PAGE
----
Pettitt has long been touted for a tasty domestic duel with Liverpool’s Jazza Dickens for the British title, a fight he coveted, and is prepared to admit now that he committed boxing’s cardinal sin of allowing his mind to drift beyond the challenge he was facing. He believed that with the Commonwealth title routinely clinched, he could right the wrongs of his training regime in readiness for a dust-up with Dickens.
“I did in my head and it was a major mistake to make. In camp I was already thinking about boxing a southpaw, saying to myself that I am going to win the Commonwealth and face Jazza next.
“This was why I still boxed knowing that I wasn’t 100 per cent. I knew that I didn’t do weight properly, that I ran far too many miles in the last week, which is supposed to be the easiest week where we usually just do one-minute rounds on the pads.
“In my mind I was just thinking ‘win this fight, get it out of the way’ and then focus on the Jazza fight and look at what I did wrong with the weight.”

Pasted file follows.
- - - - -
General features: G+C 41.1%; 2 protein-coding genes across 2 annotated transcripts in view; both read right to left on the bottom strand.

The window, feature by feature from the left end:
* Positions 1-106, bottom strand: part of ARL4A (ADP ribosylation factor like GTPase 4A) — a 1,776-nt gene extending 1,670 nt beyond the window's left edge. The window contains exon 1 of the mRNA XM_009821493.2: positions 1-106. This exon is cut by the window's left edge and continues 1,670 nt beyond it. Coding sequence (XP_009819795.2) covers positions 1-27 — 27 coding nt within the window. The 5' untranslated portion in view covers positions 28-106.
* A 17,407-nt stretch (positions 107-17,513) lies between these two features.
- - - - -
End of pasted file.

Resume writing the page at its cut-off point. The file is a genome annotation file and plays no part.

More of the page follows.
Those best-laid plans were shattered by Jenkinson’s jolting left hook, leaving Pettitt numb with despair. The following morning he tweeted a picture from the waiting room of his local A&E captioned ‘praying for good news’.
To compound his misery, Pettitt suspected he also had two broken hands to contend with. He did indeed suffer a slight hairline fracture to his left, with the right badly bruised and a prescription to avoid punching anything for six weeks. The only hitting, in his frame of mind at the time, was rock bottom.
“I was,” he sighed. “Luckily there is a little hospital just round the corner from me so I went round there to get my hands xrayed and I had a fracture in my left hand – both of them were really painful, but the right one was just a bit of ligament damage. They said I had to wait six weeks before doing anything, but I didn’t want to go straight back to the gym anyway after a tough fight.
“I was just sitting there thinking ‘what am I going to do now? What am I going to do?’, I was No.4 in the world for about a year and, if I won that fight, I may have got a surprise interim title shot or something. Now all of a sudden I’m nowhere.
“Everything was going through my mind, what route to take, what is the easiest way to get back – take a big fight straight away? I’d box Jazza tomorrow too if I could, I feel like I know what I did wrong already and I could be British champ and everybody could forget about it.”